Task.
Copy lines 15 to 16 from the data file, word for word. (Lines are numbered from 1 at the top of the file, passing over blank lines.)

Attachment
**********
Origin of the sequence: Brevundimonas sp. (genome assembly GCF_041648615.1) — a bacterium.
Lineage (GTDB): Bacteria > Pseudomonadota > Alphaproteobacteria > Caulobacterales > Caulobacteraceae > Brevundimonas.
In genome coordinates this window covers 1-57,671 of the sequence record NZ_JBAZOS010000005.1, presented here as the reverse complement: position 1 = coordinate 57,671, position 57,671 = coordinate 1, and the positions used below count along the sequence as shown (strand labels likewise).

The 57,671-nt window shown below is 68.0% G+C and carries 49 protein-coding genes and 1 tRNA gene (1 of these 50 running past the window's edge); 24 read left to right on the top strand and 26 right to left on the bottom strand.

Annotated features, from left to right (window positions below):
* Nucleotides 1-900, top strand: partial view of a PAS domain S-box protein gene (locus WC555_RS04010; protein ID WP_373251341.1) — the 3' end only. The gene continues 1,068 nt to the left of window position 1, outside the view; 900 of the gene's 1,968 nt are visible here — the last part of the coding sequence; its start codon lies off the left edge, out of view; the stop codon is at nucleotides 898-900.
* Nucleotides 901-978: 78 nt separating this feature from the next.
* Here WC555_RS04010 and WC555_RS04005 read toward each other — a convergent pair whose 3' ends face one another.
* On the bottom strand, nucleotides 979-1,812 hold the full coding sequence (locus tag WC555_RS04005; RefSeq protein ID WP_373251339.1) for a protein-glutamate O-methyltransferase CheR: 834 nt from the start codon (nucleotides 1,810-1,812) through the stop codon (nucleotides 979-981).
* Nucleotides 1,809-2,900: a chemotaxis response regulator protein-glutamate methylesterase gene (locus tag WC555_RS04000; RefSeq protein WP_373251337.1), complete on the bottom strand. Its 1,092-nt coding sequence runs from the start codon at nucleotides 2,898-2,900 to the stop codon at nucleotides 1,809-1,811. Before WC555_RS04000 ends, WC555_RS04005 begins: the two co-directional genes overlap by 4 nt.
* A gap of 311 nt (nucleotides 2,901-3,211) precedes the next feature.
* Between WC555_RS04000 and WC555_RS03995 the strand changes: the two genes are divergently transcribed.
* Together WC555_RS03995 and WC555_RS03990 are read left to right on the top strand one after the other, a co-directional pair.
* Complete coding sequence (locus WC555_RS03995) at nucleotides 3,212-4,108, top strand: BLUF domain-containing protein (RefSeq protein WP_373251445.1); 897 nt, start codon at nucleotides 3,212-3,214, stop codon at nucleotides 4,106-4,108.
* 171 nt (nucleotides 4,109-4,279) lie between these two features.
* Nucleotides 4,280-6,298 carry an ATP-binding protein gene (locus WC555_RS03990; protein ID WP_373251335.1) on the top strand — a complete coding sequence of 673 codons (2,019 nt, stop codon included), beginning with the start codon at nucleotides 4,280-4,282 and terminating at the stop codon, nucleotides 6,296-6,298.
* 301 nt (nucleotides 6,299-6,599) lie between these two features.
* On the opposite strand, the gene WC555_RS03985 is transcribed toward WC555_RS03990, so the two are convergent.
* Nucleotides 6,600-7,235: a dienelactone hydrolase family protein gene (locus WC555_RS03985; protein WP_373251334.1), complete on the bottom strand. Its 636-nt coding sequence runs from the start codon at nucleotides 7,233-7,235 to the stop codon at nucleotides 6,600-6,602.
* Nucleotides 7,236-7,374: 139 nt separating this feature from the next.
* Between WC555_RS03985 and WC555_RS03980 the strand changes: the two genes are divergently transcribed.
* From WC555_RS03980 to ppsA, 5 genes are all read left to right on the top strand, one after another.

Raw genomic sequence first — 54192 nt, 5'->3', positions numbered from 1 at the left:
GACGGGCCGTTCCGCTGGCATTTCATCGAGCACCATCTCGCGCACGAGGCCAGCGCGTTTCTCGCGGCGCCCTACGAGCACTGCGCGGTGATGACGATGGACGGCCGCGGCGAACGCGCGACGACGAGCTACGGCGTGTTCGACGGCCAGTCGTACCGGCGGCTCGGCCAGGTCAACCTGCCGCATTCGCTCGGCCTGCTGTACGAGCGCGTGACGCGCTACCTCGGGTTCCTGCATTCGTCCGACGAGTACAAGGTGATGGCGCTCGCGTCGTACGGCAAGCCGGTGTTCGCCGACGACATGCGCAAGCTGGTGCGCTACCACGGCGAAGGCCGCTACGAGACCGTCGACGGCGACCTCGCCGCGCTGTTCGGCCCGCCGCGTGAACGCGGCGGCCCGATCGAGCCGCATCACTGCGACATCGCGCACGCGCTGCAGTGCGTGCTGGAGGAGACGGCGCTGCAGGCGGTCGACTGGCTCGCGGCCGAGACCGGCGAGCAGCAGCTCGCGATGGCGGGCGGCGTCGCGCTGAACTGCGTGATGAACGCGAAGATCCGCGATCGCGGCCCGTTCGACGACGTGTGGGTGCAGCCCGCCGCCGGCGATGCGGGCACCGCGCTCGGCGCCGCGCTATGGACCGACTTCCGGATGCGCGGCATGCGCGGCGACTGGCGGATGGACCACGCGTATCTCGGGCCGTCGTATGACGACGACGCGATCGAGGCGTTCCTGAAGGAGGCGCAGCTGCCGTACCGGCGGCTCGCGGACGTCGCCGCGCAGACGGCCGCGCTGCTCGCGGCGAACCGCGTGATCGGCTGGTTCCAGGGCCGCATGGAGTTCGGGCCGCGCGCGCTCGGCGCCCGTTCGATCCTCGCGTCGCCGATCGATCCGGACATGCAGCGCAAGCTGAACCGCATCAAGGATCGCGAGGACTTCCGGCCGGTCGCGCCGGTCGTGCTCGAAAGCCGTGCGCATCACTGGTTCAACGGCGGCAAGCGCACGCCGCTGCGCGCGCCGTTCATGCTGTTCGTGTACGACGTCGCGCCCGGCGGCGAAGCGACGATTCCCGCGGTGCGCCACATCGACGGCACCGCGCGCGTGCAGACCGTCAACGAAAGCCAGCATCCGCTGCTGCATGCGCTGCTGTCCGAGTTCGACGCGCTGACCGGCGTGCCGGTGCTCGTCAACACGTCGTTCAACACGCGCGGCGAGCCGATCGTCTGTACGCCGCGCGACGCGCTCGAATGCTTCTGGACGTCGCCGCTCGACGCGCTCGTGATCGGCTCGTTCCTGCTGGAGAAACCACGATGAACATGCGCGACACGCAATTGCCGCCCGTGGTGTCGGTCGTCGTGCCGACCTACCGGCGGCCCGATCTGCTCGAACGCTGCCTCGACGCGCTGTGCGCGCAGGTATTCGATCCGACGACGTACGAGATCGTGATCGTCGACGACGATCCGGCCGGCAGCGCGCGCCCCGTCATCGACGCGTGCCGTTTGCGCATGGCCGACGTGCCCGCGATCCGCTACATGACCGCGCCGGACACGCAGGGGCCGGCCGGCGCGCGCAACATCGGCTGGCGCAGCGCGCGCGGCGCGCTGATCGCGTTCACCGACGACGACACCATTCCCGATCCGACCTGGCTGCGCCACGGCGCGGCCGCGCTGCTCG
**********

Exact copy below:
* 171 nt (nucleotides 4,109-4,279) lie between these two features.
* Nucleotides 4,280-6,298 carry an ATP-binding protein gene (locus WC555_RS03990; protein ID WP_373251335.1) on the top strand — a complete coding sequence of 673 codons (2,019 nt, stop codon included), beginning with the start codon at nucleotides 4,280-4,282 and terminating at the stop codon, nucleotides 6,296-6,298.